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Tomato Growing Information for

"Succession Intensive Square Foot Gardening"

 

 

 

 

The purpose of this page is to explain my planting practices for container growing.

I call it

"Succession Intensive Square Foot Gardening"

It means planting as much as you can in the smallest of plots. Learn to feed a family from the smallest of gardens. Plants are grown in compost rich soil Plus other amendments and fertilizers. You can use other soils also, which are explained below
But the part of growing tomatoes I like the best is that you can grow other plants with the tomatoes.
Some examples are: onion, carrots, beans, parsley and kale to name a few.

 

Succession:
Planting one after another with the timing being imporant. You can harvest the plants and then add a new crop for the fall.

Intensive:
Planting types of plants that have compatably rooting systems. By that I mean if your main crop is tomatoes and you plant them deep you can also plant green onions which have a shallow root system and are harvested right at the time the tomatoes begin to flower. This is when the tomatoes need an extra boost of fertilizer to feed the new fruit and the onions won't be there to suck any of it up..

Square foot gardening:
Planting in measured plots. That is, plants are spaced as close as possible but leaving ONLY enough room for each root to get nutrients without stealing for the next plant. You have to learn each plants basic root ball diameter.

 

 

 

Index

[ Finding your Container ]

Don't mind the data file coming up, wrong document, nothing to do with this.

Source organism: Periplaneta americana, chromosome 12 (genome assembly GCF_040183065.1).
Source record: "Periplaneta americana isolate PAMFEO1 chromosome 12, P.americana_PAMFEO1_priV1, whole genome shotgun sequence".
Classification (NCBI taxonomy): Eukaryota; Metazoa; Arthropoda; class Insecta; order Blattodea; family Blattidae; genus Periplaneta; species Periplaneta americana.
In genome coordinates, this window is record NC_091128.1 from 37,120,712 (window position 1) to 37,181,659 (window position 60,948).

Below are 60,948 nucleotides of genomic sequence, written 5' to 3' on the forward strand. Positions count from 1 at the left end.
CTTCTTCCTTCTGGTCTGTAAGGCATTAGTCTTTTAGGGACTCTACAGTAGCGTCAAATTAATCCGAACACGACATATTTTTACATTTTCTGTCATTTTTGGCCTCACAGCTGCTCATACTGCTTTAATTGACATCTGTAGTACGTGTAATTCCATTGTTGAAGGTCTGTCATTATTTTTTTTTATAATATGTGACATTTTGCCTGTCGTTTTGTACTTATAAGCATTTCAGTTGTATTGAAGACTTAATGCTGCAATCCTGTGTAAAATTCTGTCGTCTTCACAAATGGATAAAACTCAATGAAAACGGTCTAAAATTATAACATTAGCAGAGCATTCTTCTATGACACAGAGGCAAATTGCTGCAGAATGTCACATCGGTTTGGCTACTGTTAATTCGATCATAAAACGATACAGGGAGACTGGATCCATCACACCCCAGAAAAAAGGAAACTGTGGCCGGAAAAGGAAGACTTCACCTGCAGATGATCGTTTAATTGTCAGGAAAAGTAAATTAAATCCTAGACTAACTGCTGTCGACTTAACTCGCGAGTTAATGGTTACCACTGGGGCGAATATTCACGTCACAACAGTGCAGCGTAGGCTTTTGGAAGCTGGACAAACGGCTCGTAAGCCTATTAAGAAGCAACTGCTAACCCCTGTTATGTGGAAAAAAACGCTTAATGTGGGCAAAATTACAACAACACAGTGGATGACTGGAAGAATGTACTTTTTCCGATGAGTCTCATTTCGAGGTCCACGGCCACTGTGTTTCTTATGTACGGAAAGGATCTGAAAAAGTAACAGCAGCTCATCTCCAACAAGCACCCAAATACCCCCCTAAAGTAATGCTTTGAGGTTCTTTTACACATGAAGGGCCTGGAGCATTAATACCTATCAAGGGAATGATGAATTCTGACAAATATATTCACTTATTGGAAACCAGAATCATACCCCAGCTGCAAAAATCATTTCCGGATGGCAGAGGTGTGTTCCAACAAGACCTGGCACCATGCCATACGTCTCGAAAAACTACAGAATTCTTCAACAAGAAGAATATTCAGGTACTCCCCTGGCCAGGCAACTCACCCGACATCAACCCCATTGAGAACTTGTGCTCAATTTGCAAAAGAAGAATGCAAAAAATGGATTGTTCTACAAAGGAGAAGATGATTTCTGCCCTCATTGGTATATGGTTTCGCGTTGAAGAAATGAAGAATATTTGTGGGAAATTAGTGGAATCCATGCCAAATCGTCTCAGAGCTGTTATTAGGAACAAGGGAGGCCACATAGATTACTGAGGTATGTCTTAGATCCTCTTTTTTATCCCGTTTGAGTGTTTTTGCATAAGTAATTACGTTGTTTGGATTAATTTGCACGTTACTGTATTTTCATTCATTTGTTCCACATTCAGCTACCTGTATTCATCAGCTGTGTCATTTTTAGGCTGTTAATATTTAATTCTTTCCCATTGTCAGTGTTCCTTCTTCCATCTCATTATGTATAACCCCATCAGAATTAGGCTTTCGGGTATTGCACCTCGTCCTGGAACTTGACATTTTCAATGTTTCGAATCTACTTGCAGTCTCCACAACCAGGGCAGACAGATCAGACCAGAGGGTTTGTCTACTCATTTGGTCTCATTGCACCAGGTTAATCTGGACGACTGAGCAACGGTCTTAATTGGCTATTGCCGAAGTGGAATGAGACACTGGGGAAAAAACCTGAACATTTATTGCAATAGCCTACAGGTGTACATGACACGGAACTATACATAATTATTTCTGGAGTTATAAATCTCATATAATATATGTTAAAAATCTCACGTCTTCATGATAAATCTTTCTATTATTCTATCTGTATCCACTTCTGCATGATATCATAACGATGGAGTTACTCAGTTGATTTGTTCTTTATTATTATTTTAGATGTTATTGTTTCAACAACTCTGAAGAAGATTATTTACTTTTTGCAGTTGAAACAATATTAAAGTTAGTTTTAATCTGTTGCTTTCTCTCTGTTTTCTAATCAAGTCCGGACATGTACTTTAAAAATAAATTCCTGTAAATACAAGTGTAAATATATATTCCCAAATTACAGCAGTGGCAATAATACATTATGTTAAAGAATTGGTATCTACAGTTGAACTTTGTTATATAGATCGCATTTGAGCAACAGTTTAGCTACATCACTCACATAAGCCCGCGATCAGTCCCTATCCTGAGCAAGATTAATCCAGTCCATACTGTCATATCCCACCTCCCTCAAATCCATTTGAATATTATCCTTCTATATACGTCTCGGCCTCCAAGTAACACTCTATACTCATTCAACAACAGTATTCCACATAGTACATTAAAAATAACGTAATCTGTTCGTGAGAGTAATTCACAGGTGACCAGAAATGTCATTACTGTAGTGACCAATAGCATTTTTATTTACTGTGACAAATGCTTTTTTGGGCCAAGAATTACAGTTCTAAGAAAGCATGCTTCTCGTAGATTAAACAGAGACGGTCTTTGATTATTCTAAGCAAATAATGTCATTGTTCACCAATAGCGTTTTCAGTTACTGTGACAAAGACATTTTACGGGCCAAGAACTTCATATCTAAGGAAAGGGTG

[ Fertilizer ]
[ Soils ]
[ Watering ]
[ Buckets of Tomato Images ]
[ Tomato Diseases ]
[ Frost Dates ]
[ Bleach ]
[ My Navigator ]

 

 

 

 

Containers

Containers come in many sizes and materials.
Barrels cut in half, old tires(also good for warm climate plants like melons) and pails make nice containers for tomatoes. Metal containers are ok but need a plastic liner or styrofoam inside to protect the roots from getting burnt or frozen on the metal. But the size and style is up to you. Just keep in mind that tomatoes require "at least" one square foot (1ft X 1ft and a minimum of 1ft deep) of soil.

The ideal container that I use is a wood frame about three and a half square foot.
That makes it easy to reach inside for weeding.
Then I line the inside sides with 2 inch thick styrofoam sheets cut to fit.
This protects the roots from quick temperature fluctuations.
I live in North Eastern Pennsylvannia and in the spring ( April or May ) temperatures can drop into the teens over night and reach the 80's in the daylight.
The styrofoam helps to keep the plants warmer and without a quick temperature change.
This will keep the plant from getting shocked and it will produce a tomato two weeks earlier.

One more important thing , the containers must be "sterile"
You can do this by washing or rinsing the containers with
"One cup of Clorox to One gallon of Warm Water"
Use plastic gloves to prevent from getting a reaction from the bleach.
And because of the dangerous fumes, it is recommended to do this outside.

 

 

Index

 

N-P-K = Nitrogin, Phosphorus, Potassium

Always remember :
"Too much of a good thing can be just as harmful as not enough"

Nitrogen:
When you overdue nitrogen fertilizer your plants will produce tall, beautiful green plants but with little or no fruit and flowers.